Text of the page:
Our Future In Zaire

©1999 Cindy Duhe
She stands tall for her age
wise beyond her years
sweet smile
appled cheeks
and a chip that grows larger
on her shoulder.

So much possibilty
for this sweet, little youth
could be good
could be bad
but, with much bang,
whatever the case.

She lovingly greets people
at the door
but no stranger than she,
the enigma of kindergarten,
brightly shining
through her cool, dark skin.

Like molding clay
just waiting to be sculpted
into what fate brings her way,
ever hopeful
that her parents treat her right,
and turn her into the greatness
that is seen through my eyes;
little Zaire.

Old Mama

©1999 Cindy Duhe
strong with labour
the work in the fields
picking cotton
bent over for hours
at a time
when slavery was the staple
of the free world.

covered in calluses and blisters
lead onward
to the fields
walking miles
before the rooster's call
soles in the shallows of dirt
wallowing in mud
trickling blood into the soil.

that saw so much
babies brought alive
burning crosses at night
war and freedom
for those already free
changes that reverted to
the way things were
and, all the while, repetition
of the same life.

now shut
covering the time of the past
hiding it from 
the current sight
that will someday discover
what it meant to be her;
a hard working woman
living each day at a time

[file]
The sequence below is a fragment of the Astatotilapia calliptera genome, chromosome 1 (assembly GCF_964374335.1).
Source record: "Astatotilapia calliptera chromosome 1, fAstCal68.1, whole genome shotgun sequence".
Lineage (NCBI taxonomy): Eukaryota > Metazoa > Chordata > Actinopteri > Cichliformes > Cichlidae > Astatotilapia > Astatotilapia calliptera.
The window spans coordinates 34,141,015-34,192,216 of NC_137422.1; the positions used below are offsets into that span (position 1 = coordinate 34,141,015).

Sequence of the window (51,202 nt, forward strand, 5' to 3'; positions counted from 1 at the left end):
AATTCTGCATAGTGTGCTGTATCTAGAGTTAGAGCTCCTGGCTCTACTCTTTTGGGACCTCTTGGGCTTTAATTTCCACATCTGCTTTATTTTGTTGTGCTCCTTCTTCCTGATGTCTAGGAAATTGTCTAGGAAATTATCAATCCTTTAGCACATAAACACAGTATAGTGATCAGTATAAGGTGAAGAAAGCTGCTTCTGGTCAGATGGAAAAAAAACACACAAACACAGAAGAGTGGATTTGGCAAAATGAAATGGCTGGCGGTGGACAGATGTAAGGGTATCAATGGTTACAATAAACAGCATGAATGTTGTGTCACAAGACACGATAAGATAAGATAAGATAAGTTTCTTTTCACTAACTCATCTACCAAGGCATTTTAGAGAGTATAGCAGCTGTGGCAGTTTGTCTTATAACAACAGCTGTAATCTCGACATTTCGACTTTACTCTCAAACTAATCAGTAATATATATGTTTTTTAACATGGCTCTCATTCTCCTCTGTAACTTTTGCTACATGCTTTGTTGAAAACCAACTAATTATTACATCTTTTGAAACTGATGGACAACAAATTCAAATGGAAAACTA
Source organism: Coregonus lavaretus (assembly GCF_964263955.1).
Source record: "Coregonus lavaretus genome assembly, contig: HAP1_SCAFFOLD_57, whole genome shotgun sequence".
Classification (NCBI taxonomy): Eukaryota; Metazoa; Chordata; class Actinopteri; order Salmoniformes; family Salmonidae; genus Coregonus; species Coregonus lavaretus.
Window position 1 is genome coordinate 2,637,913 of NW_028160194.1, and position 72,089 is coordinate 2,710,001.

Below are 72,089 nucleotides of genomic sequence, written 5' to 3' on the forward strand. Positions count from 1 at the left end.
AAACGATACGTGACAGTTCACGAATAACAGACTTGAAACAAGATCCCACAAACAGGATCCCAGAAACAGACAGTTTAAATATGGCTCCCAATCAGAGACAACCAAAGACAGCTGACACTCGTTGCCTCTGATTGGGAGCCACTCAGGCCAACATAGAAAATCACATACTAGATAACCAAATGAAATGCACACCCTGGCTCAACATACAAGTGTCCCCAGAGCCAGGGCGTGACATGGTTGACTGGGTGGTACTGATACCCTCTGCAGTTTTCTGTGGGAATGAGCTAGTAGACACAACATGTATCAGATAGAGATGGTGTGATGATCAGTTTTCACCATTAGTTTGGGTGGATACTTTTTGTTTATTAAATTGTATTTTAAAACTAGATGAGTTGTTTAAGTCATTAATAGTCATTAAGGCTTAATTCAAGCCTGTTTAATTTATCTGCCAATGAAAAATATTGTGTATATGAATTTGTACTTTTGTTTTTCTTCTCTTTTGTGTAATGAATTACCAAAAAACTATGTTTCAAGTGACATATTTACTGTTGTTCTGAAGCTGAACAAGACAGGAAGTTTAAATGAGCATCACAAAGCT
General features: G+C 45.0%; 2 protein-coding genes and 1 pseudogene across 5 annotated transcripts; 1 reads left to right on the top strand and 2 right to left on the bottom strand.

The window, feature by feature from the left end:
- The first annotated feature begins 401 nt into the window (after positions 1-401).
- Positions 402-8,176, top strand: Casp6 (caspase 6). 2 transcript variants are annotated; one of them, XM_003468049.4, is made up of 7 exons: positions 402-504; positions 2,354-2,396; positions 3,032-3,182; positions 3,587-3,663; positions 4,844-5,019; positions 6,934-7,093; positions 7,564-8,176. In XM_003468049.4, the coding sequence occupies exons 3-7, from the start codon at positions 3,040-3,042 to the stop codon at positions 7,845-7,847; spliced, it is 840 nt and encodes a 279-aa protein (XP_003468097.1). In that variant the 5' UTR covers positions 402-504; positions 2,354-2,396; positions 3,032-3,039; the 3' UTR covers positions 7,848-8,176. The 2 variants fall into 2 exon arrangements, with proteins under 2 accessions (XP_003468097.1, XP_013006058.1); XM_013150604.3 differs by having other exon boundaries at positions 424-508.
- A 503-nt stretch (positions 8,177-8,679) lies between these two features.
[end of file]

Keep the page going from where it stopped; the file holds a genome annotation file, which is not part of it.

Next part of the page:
never taking for granted
though there was little to take
strong soul
heart of gold
story to be told.


©1999 Cindy Duhe
You promised me the world,
but gave me Lesotho,
a land that bares people with smiles
like Bengal tigers
roaming the plains freely
with the ease that respect brings.

You took me to a place
in your mind
where the mountains lie
between the valleys
crinked on your grandmother's forehead.

You showed me this country
that lives in a way
beneath the surface
so far out of the grasp
of the American dollar,
yet, happy, nonetheless.

You lived, grew tall, loved
this place 
with all that inhabited your heart,
the mountain goats and mice
running round in circles
under the sun.

You were my guide
in the place that seemed to suffer
misery under the toiling brush
and sweltering clay ground,
but taught me to love it,
as you had,
without anything modern 
in the way of this infatuation.

When my blonde locks wrestled with
the Lesotho winds
it was easy to see 
why the Boers wanted to win;
the same reason I had now seen,
as on the mountain tops, I stood,
hand in hand with my guide,
my friend,
the man who found me a new home.

Nappy Hair

©1999 Cindy Duhe
My friend had nappy hair
always braided and black and still
without kinks when relaxed
and with perpetual curls when left to its own
how curious, I was, about this.
Being only five in a world of long before
I had many things left to learn,
every chance I would get
to brush against her head
would be taken, as the thrill of my day.
When touched, it was course
on days left with wave,
oily, when straight to the touch,
so much was different from my long blonde hair
but no less beautiful, from my eyes
and my hands.
[click to view introduction]